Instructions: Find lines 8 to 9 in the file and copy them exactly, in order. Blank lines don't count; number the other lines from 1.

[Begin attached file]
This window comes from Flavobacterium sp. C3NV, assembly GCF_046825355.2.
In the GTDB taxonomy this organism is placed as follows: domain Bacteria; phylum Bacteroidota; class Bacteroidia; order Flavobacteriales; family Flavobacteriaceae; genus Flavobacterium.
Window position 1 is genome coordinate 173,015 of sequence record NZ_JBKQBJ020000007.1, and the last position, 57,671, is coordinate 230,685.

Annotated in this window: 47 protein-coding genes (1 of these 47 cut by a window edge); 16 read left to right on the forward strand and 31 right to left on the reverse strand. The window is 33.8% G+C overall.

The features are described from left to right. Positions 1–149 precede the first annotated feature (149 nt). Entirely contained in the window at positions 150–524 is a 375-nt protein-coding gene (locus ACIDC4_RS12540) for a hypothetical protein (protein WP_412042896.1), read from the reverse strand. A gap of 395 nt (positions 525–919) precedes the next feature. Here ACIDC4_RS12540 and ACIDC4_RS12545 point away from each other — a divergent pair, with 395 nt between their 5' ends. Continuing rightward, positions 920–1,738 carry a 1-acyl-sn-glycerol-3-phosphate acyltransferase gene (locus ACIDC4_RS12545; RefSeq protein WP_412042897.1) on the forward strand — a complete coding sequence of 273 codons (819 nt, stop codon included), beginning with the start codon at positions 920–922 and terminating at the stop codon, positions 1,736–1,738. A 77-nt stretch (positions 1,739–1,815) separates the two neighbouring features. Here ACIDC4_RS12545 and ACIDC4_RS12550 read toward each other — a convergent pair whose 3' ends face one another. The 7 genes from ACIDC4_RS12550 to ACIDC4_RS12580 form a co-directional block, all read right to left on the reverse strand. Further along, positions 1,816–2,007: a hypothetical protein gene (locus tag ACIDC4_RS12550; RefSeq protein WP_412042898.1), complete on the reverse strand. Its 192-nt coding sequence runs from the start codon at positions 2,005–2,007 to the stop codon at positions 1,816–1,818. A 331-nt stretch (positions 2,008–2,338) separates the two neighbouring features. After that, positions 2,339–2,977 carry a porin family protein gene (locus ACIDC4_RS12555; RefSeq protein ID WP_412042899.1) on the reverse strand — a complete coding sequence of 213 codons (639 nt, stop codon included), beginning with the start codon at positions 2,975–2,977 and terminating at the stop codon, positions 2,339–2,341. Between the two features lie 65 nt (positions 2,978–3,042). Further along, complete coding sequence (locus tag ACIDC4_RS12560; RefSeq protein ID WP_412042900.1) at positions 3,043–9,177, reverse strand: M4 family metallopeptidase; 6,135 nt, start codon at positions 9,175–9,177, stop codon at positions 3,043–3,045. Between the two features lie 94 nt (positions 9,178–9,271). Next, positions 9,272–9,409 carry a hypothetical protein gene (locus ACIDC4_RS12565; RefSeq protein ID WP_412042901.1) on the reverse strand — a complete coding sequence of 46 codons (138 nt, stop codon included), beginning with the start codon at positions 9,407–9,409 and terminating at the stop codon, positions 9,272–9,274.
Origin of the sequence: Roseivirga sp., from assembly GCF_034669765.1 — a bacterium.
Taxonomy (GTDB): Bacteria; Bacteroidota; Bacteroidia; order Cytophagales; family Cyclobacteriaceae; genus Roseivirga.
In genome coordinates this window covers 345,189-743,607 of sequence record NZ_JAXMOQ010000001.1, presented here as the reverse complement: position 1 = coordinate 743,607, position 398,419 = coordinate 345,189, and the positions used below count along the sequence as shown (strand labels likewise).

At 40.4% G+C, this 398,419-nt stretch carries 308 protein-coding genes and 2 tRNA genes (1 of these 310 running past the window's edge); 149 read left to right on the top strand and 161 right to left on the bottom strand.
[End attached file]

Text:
In genome coordinates this window covers 345,189-743,607 of sequence record NZ_JAXMOQ010000001.1, presented here as the reverse complement: position 1 = coordinate 743,607, position 398,419 = coordinate 345,189, and the positions used below count along the sequence as shown (strand labels likewise).

At 40.4% G+C, this 398,419-nt stretch carries 308 protein-coding genes and 2 tRNA genes (1 of these 310 running past the window's edge); 149 read left to right on the top strand and 161 right to left on the bottom strand.